Global Financial Déjà vu21/09/18
New QUTEFS executive for next year Adir Salem takes on the financial markets in this week’s edition of The Take:
Ten years ago, the world entered at least in an economic sense the darkest point in history, the Global Financial Crisis. In comparison this singular event was more devastating then any of its predecessors. In consideration the net total damages that plagued not only the United States financial markets, but subsequently the world, was worse than the sum of the prior economic disasters that had occurred within the century.
Today, I will explore whether the economic mind-set of governments, the risk tolerance of financial institutes and market makers have changed at all, and examine if we are ready for the next inevitable financial crisis when it may arise.
Ten years ago, Fannie Mae and Lehman Brothers, two financial institutions dubbed “too big to fail” were trading heavily in the derivative market of mortgage-backed securities of the United States housing market. The companies’ exposure to these derivatives exceeded their total market value, whilst the underlying assets of these securities were dropping in quality ratings by the minute. Then what could only be described as one of the worst liquidity crises in history occurred. The major banks in the United States could no longer fund or circulate finances in the economy and the rest of the major banks couldn’t afford to bail out Fannie Mae or the Lehmann Brothers.
In these dark times, we saw the limitations of the Federal Reserve, and what it truly takes to push an entire financial market to collapsing. Ben Bernanke, former Chair of the Federal Reserve reflected recently on the actions that were taken during the collapse of the banking sector within the United States.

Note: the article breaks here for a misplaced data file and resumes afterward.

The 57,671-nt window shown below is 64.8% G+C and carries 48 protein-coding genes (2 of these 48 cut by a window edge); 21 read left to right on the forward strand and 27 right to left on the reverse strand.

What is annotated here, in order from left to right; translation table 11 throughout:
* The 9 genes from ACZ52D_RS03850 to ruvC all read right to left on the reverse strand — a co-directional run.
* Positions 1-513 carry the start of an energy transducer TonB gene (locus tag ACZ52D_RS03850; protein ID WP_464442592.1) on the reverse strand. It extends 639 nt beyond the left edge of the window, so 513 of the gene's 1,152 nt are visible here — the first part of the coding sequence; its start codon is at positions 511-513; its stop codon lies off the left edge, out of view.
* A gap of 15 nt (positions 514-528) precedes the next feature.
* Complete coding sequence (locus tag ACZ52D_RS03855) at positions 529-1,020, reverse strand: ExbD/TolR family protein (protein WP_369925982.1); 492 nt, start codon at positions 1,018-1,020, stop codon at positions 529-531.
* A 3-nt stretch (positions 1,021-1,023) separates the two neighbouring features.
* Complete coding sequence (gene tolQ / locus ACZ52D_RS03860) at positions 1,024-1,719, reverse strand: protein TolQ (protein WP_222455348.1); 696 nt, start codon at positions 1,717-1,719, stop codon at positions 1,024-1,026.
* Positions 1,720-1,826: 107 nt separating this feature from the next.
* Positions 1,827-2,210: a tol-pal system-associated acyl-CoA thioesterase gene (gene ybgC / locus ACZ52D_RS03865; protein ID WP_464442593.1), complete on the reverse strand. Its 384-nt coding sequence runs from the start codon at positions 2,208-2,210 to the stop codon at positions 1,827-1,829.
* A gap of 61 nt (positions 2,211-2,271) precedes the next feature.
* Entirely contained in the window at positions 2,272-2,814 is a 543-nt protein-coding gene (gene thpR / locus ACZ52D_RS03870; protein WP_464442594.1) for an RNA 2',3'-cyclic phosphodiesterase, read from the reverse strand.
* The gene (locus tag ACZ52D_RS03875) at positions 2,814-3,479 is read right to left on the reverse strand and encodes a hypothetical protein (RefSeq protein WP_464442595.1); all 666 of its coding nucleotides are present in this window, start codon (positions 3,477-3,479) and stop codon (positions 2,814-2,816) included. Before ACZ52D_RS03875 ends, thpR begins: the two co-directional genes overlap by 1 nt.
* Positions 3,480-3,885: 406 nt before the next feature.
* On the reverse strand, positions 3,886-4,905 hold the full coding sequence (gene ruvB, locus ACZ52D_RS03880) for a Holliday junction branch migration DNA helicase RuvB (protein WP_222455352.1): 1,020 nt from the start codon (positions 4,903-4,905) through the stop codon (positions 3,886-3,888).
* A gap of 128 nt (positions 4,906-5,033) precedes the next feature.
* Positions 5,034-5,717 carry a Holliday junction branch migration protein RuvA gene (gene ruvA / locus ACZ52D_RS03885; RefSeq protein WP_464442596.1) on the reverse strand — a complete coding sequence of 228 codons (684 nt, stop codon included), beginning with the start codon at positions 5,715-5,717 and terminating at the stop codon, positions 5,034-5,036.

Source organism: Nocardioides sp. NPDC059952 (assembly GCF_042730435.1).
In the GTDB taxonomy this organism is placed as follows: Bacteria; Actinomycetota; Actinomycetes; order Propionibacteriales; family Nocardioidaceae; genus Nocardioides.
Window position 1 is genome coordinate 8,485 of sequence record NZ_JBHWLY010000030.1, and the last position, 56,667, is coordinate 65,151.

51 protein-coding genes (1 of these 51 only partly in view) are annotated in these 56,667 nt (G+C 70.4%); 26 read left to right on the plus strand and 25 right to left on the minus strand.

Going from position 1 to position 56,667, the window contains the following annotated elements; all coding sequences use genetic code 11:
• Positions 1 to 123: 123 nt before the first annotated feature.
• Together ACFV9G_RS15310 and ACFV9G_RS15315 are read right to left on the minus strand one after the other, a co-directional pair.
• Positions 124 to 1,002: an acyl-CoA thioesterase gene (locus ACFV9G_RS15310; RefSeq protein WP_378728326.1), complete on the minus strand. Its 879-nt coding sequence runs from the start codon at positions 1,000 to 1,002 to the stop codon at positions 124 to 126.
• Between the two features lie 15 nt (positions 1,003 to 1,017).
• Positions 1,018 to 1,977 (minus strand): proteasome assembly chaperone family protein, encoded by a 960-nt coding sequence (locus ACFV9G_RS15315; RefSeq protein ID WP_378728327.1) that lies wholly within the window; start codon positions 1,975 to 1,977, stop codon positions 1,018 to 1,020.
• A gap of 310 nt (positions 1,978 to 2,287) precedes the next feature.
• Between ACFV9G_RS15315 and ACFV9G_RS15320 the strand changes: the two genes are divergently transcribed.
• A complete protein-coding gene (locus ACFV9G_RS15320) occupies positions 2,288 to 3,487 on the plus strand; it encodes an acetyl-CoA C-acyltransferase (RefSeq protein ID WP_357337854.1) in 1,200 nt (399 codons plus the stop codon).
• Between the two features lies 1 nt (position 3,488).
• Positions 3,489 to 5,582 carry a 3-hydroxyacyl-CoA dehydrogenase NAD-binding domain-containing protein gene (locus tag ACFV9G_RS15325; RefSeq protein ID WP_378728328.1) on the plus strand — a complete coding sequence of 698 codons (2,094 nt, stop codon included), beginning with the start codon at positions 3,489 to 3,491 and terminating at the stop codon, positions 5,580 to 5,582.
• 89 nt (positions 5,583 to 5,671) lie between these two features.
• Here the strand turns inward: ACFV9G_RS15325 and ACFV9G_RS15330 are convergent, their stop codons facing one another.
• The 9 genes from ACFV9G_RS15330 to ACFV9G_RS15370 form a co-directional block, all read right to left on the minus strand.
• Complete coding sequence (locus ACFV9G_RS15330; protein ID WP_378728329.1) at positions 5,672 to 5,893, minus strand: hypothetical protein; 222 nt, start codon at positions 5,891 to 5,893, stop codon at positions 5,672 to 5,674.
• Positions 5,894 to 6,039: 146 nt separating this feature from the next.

“In hindsight, the government’s response, was slow, but proved to be successful even though it was unpopular”. Those methods were the effects of bailing out the major banks as to minimize the damage that the consumers experienced. Additionally, the bailouts provided a liquidity supply that was so desperately needed with the use of the controversial quantitative easing method.
This topic comes up again because JP Morgan Chase one of the world’s most influential banks, has stated to the financial world to pencil in 2020 as the year that a liquidity crisis will occur again. A model produced by the analyst team at JP Morgan Chase predicts a 20% slump in US shares.
“Across assets, these projections look tame relative to what the GFC delivered and probably unalarming relative to the recession/crisis averages of the past”, JP Morgan strategists John Normand and Federico Manicardi wrote, noting that during the recession and ensuing global financial crisis the S&P 500 fell 54 percent from its peak. “We would nudge them all at least to their historical norms due to the wildcard from structurally less-liquid markets.”
JP Morgan’s analysis and expectations of the stock movements in the case of a recession
At the very least, the last Global Financial Crisis taught the world how to react. Whilst analysts predict future market conditions to be somewhat uncertain, prior policy has taught us clearer management of financial crises. The restructuring of the financial markets and the stricter lending practices both protect the market from crisis. It is important that risk experts do not forget the lessons learned a decade ago. I think that today, even with declining wage growth, record low interest rates and overheated markets, the economy is in a better position today than 10 years ago.
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